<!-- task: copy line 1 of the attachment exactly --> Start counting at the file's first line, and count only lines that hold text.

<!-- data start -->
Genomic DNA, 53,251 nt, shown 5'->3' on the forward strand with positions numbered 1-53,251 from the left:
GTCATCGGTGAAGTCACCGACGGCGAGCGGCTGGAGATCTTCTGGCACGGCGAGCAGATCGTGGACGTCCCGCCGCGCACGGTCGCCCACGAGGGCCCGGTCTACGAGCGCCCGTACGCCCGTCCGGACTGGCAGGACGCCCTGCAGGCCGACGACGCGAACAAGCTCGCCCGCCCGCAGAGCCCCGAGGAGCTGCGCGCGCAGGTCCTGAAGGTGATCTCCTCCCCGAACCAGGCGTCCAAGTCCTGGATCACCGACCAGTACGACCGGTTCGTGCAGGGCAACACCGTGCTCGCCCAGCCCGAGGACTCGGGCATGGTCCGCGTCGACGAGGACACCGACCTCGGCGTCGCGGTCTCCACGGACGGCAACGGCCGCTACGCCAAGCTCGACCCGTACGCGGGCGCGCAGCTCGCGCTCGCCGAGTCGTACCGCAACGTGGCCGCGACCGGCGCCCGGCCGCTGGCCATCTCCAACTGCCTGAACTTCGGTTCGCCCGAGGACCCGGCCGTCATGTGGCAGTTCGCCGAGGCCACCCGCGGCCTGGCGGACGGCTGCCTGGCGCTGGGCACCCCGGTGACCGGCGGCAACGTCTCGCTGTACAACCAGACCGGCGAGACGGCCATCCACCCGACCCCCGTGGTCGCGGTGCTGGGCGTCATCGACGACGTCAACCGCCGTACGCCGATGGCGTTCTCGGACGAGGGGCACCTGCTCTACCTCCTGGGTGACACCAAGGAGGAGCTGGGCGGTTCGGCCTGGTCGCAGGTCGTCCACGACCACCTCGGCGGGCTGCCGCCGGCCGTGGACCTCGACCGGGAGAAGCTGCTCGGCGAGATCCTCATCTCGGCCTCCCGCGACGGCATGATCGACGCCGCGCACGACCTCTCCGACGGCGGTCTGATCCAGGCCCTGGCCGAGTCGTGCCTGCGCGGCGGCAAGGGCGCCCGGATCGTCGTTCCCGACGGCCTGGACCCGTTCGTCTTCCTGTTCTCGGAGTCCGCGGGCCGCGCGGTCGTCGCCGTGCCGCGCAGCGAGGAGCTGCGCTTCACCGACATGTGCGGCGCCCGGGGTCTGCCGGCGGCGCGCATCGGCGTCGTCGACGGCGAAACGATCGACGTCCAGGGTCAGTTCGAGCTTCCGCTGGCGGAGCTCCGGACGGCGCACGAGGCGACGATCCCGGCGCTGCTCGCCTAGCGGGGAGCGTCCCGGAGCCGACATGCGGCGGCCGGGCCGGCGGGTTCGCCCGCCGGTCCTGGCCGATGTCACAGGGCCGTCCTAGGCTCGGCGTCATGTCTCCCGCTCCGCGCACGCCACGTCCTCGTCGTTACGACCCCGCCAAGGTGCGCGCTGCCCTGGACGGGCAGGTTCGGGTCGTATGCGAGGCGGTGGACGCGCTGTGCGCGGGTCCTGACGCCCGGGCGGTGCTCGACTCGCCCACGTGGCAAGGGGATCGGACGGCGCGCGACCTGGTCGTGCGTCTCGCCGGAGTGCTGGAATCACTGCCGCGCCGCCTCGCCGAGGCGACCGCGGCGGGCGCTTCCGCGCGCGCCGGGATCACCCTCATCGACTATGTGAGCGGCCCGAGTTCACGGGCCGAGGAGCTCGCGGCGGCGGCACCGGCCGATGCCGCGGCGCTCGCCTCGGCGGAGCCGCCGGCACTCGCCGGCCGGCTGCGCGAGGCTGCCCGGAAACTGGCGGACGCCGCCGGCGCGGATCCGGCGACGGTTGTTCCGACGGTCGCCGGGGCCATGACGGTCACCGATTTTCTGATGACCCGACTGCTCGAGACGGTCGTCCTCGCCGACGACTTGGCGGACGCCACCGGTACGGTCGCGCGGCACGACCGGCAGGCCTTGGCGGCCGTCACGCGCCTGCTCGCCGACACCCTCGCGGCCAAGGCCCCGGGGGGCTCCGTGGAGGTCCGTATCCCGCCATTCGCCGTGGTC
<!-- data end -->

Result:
Genomic DNA, 53,251 nt, shown 5'->3' on the forward strand with positions numbered 1-53,251 from the left: